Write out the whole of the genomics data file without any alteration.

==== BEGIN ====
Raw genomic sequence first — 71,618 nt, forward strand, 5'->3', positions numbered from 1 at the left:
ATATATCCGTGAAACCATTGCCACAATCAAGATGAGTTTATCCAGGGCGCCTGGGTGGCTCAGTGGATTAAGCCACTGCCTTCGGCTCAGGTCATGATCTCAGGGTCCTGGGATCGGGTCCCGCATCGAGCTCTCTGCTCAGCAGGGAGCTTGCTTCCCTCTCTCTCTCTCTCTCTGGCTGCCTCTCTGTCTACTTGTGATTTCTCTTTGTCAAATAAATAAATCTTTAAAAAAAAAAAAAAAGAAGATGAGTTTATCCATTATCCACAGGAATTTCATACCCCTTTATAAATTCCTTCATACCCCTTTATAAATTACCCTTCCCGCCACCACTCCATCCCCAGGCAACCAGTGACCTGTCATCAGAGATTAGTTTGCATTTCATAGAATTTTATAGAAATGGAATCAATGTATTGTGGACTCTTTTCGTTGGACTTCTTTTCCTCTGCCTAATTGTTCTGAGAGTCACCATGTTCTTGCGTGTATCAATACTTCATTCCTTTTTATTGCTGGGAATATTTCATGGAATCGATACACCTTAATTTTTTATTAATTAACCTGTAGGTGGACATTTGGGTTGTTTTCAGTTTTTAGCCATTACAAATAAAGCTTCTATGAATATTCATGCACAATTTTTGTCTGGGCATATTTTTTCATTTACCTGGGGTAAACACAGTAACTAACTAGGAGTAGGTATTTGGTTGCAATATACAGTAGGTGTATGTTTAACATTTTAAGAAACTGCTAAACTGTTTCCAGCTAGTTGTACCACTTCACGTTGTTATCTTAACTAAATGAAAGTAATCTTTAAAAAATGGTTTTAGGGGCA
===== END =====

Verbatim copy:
Raw genomic sequence first — 71,618 nt, forward strand, 5'->3', positions numbered from 1 at the left:
ATATATCCGTGAAACCATTGCCACAATCAAGATGAGTTTATCCAGGGCGCCTGGGTGGCTCAGTGGATTAAGCCACTGCCTTCGGCTCAGGTCATGATCTCAGGGTCCTGGGATCGGGTCCCGCATCGAGCTCTCTGCTCAGCAGGGAGCTTGCTTCCCTCTCTCTCTCTCTCTCTGGCTGCCTCTCTGTCTACTTGTGATTTCTCTTTGTCAAATAAATAAATCTTTAAAAAAAAAAAAAAAGAAGATGAGTTTATCCATTATCCACAGGAATTTCATACCCCTTTATAAATTCCTTCATACCCCTTTATAAATTACCCTTCCCGCCACCACTCCATCCCCAGGCAACCAGTGACCTGTCATCAGAGATTAGTTTGCATTTCATAGAATTTTATAGAAATGGAATCAATGTATTGTGGACTCTTTTCGTTGGACTTCTTTTCCTCTGCCTAATTGTTCTGAGAGTCACCATGTTCTTGCGTGTATCAATACTTCATTCCTTTTTATTGCTGGGAATATTTCATGGAATCGATACACCTTAATTTTTTATTAATTAACCTGTAGGTGGACATTTGGGTTGTTTTCAGTTTTTAGCCATTACAAATAAAGCTTCTATGAATATTCATGCACAATTTTTGTCTGGGCATATTTTTTCATTTACCTGGGGTAAACACAGTAACTAACTAGGAGTAGGTATTTGGTTGCAATATACAGTAGGTGTATGTTTAACATTTTAAGAAACTGCTAAACTGTTTCCAGCTAGTTGTACCACTTCACGTTGTTATCTTAACTAAATGAAAGTAATCTTTAAAAAATGGTTTTAGGGGCA